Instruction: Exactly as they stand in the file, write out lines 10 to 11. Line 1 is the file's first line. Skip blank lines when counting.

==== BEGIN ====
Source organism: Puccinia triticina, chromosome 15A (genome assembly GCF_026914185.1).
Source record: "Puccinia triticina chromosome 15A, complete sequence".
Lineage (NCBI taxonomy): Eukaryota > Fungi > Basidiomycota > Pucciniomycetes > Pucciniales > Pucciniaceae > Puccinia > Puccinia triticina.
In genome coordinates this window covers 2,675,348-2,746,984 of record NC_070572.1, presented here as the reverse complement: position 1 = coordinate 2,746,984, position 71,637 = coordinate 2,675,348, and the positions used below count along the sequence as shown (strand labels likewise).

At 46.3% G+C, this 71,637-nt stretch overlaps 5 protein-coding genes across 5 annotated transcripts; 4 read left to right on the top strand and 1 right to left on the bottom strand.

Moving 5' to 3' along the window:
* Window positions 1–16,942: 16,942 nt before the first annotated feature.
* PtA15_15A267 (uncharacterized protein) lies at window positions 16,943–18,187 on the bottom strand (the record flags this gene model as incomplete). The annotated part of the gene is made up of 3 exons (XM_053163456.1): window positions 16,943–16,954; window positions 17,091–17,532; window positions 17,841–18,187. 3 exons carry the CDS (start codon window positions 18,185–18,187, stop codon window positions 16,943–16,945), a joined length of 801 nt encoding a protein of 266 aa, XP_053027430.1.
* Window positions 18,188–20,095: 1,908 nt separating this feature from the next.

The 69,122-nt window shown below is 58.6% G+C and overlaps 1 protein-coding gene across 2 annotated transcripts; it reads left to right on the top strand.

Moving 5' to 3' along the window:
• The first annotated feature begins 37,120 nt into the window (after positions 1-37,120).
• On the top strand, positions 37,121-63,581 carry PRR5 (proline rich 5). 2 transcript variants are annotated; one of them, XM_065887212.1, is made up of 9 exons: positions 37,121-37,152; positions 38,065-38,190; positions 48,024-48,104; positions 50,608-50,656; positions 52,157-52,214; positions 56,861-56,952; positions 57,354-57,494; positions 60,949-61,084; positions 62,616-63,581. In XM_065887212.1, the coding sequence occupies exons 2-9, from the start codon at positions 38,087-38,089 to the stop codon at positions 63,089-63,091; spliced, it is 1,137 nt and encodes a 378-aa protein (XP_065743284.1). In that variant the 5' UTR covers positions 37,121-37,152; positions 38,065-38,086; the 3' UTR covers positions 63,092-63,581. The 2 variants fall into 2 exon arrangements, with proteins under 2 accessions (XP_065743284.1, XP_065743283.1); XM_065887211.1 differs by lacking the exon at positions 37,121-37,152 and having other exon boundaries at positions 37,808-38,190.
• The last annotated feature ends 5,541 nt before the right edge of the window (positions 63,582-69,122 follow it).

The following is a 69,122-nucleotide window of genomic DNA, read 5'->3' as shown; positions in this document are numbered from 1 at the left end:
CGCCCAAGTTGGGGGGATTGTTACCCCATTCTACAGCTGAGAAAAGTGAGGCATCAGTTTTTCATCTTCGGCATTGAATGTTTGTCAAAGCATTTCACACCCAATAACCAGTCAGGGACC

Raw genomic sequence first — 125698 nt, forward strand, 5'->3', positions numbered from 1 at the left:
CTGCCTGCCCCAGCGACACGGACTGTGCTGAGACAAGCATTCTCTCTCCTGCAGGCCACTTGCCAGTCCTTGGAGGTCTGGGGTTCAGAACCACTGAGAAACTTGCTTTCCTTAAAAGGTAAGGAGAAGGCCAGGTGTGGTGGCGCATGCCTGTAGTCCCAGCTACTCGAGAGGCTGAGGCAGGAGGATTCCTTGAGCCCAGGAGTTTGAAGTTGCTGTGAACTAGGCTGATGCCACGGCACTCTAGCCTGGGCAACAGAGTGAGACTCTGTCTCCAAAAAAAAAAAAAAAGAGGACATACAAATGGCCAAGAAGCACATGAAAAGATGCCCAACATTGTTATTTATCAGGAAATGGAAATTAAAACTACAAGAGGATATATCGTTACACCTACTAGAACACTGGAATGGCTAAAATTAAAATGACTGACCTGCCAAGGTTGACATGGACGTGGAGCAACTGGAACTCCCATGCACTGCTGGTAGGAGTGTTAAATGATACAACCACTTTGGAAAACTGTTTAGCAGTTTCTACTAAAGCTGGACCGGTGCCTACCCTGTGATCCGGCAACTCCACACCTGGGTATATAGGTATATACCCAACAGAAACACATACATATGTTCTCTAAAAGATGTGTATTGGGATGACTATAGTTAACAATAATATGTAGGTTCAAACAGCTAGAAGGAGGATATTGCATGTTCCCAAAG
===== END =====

The 69,122-nt window shown below is 58.6% G+C and overlaps 1 protein-coding gene across 2 annotated transcripts; it reads left to right on the top strand.

Moving 5' to 3' along the window: